Innovations in the e-book arena go beyond vendors and devices. This ITS panel explores new strategies to improve the patron’s e-book experience. Marilyn Borgendale from the NH library consortium GMILCS explains the advantage of inte-grating 3M’s Cloud Library into their catalog. Deb Hoadley from the MA Library System provides an update on the Mass Statewide e-book initiative. Meena Jain of Massbay Community College, discusses the challenges of providing e-books and devices in a universally
Really wanted to be guided by the ReadersFirst.org principles, and their current offering puts the patron first whenever possible (and way better than other existing options).
They chose to use 3M Cloud Library as ebook platform, because it integrated so well with their Polaris system. Using an API, ebooks can be totally integrated with the catalog and patron accounts. Patrons can check out ebooks right in the catalog, and can see their ebook hold list and return ebooks from within their account. Also, ebook purchasing process automatically downloads MARC record to the catalog, so ebooks show up immediately after title is purchased.
3M uses Adobe Digital Editions at the vendor level, so patrons don’t need to mess with it – they just need their library card number and password. [This is awesome!]
Is very app-based, and works very well with mobile devices that use apps (have to side-load to Kindle Fire). For those that don’t, they can still download via computer and transfer with a cable.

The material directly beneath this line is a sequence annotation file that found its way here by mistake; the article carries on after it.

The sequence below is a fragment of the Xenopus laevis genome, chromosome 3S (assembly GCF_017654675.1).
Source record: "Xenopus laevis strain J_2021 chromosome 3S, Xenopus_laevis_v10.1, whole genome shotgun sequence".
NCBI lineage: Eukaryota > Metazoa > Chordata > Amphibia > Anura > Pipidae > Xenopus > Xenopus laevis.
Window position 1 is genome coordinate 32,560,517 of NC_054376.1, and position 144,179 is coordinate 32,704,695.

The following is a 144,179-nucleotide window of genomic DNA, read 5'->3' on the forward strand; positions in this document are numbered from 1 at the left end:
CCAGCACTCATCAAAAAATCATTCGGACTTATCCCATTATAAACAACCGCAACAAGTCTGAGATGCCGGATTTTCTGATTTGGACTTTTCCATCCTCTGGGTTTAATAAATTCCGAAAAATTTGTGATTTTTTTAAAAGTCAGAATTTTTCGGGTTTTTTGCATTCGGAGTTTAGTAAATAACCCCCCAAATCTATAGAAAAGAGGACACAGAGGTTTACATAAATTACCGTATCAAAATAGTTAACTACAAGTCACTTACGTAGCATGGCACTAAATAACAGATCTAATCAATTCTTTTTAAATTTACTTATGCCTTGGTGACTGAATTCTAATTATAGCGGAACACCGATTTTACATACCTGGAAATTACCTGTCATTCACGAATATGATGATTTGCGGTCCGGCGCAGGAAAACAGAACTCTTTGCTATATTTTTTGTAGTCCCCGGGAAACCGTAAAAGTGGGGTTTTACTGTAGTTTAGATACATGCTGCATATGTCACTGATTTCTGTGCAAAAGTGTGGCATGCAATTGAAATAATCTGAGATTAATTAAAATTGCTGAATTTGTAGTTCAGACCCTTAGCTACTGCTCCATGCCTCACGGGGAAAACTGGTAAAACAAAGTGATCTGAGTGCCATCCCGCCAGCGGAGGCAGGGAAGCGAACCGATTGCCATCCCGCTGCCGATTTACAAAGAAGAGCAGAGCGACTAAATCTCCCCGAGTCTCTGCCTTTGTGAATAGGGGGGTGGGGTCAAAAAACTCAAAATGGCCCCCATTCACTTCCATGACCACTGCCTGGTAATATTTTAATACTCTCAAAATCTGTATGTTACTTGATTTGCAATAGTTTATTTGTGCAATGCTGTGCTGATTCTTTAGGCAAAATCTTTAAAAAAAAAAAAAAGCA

Seamless device switching! Since it’s in the cloud, everything is account-based, which means you have the same access to everything no matter what device you access it with. Checkouts show up in your account instantly on any device, as long as you’re logged into your account.
Drawbacks: no audiobooks, and Hachette and MacMillan won’t sell to 3M.
Massachusetts is starting a state-wide ebook program. We’re contracting with three vendors, Biblioboards, EBL, and Baker & Taylor, to provide content. Libraries will then have option to put records in their catalogs, link directly to vendors, or use a Koha union catalog for searching (which will link to vendor interfaces for checkout).
The three vendors offer different types of content, and different lending models. Biblioboards offers curated public domain historical content, in an extremely easy to use organized interface; EBL uses simultaneous-use short-term loan of school/reference-type resources; B&T offered traditional one-checkout-per-copy downloads of popular reading fiction and non-fiction.
The goal of this project isn’t just to provide wider ebook access to all state residents, but to also push the boundaries of the ebook experience, to draw a spotlight to what doesn’t work.
The project is starting with a pilot stage of a mix of 50 MA libraries, for six months. Content will be about 120,000 ebooks. After that the project will be opened up to the rest of the state, and content will continue to grow. Projected pilot start is early November.
Ebooks need to be accessible to everyone, and that includes ebook readers.
The Nook is not at all accessible to the blind. Amazon has recently started putting some effort into making the Kindle accessible, but the iPad is doing the best job. It offers audible confirmations after different functions (for instance, a bing after it starts up, instead of relying on sight to know the screen has come on), and will read out app names when hovering over icon with your finger.